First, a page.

Economic metrics: How CPG leaders can craft more accurate forecasts

Consumer Products Writer

The rules of product production, planning and development have changed. In the past, CPG brands have dedicated the bulk of their efforts to mass-market approaches that maximize reach across a handful of distribution partners. However, as consumers are becoming more personalization-driven in their shopping habits, buying landscapes are becoming increasingly fragmented. Thanks to mobile devices, consumers can research competitor pricing and product alternatives, no matter where they are.

CPG leaders need new economic metrics to connect the dots between product planning and consumer behavior. Here are three areas in which big data can help:

1. Costs throughout the entire value chain

A recent report from Strategy& points out that 75 percent of companies in the CPG industry have implemented sales operations and planning programs that improve accuracy in forecasting and planning. Even still, the majority of these companies are benchmarking opportunities based on cross-sectional, rather than comprehensive, views of organizational operations. Strategy& explains that in today's global and integrated value chain, CPG leaders need to trace costs at all organizational layers. The basic idea is that CPG production is a journey that requires trade-offs at multiple stages. Industry leaders need to craft cost-oriented stories around their economic metrics and pay particular attention to customization, delivery to the shelf and supplier impact.

Big data makes this perspective possible. By integrating systems across global operations, CPG leaders can refine their sales operations and planning programs, and then better align varying costs with anticipated demand and ROI forecasts. This level of nuance presents a complete economic picture for new products.

2. Relative and absolute growth opportunities

Emerging economies have presented new areas of opportunity for CPG leaders, but The Wall Street Journal suggests that levels of international demand may be sluggish or slowing down. Over the long-term, however, growth opportunities will continue to expand. The collective gross domestic products of emerging markets will overtake those of developed nations by 2020, according a report from McKinsey & Company.

Decision-makers need to determine how to best allocate their resources over the short and long term, explains the McKinsey report. CPG leaders must continue to forecast and analyze growth patterns. Thanks to big data and financial modeling software, it's possible to monitor both short- and long-term trajectories concurrently, in both relative and absolute terms. Total economic impact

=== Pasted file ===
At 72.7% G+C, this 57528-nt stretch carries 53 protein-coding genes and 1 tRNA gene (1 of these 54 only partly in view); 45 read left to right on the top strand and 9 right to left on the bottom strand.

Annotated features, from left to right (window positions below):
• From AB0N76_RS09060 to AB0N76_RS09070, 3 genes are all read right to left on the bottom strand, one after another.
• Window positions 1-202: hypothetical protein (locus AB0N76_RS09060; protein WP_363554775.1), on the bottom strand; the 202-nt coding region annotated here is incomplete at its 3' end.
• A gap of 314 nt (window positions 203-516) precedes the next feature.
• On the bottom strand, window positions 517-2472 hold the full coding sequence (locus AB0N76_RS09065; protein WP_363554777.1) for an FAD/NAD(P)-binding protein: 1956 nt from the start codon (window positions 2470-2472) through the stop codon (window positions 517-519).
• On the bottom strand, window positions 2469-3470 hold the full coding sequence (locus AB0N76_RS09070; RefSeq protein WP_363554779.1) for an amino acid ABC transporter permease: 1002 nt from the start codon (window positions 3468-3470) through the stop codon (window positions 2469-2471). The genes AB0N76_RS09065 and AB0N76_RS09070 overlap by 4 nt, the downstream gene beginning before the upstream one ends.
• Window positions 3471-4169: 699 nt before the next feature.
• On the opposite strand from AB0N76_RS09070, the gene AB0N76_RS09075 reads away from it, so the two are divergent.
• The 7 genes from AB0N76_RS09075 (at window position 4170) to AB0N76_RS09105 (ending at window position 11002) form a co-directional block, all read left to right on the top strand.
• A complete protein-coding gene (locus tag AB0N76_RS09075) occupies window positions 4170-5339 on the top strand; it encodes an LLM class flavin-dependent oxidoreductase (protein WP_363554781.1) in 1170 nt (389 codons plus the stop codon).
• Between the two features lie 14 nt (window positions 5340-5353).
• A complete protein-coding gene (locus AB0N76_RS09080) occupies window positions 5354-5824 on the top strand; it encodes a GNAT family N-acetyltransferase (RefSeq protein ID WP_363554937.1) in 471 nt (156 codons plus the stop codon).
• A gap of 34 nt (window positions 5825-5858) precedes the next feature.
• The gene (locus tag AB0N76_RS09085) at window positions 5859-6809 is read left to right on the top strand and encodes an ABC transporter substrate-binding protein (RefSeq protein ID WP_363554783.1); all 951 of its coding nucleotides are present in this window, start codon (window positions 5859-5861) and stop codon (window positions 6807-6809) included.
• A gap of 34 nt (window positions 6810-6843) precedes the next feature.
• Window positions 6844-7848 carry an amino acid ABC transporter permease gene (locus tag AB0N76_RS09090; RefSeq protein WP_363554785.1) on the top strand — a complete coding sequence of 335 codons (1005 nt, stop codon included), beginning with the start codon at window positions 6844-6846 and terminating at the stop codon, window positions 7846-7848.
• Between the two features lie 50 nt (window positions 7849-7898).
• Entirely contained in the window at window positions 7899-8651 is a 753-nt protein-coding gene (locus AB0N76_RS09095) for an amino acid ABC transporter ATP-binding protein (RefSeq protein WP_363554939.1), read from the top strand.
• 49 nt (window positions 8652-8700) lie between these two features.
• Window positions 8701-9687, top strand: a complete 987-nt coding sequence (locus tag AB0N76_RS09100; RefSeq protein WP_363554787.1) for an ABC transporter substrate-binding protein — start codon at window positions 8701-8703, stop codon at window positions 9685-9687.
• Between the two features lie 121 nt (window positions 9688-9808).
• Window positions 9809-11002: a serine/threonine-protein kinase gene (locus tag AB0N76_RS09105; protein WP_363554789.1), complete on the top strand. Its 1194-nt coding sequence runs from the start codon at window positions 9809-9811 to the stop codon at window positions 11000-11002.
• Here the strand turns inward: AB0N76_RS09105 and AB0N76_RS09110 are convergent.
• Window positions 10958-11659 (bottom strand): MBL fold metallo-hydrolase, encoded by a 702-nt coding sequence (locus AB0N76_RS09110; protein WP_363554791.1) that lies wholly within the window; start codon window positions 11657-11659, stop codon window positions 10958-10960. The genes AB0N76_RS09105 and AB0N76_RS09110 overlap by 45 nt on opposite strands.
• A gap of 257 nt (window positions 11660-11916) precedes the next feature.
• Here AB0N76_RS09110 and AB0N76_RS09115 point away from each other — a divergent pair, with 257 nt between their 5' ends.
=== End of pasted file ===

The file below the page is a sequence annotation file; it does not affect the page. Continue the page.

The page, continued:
Supply chain operations and profits are only part of the manufacturing and retail value equation. CPG production drives economic activity across most industries. Companies yield tax revenues and employee salaries, and their activities cause spending in healthcare, the restaurant industry and real estate, for example. Product demand stems from all of these channels. Forecasting models and economic metrics must account for a diverse spectrum of CPG stakeholders. The difference between then and now is that today's CPG leaders have access to the predictive modeling techniques necessary to fully quantify total economic impact.

Big data can help by accounting for variations in stakeholder types and assigning weights to different personas and stakeholders in the predictive modeling process. With this perspective, CPG leaders can make both nuanced and macro-level predictions around their production processes, to create more tailored supply chains, distribution practices and marketing initiatives.

Forecasts are crucial to the product planning process. Today's CPG leaders must consider a different set of economic metrics than ever before, as consumer landscapes become more fragmented and new industry stakeholders begin to emerge in the form of governments and industry buyers. These perspectives culminate in a total market perspective that contextualizes value chains within relative and absolute growth opportunities.

How can you maximize the value of your consumer data to personalize your marketing message? Learn more on our IBM Consumer Products Industry Solutions Page.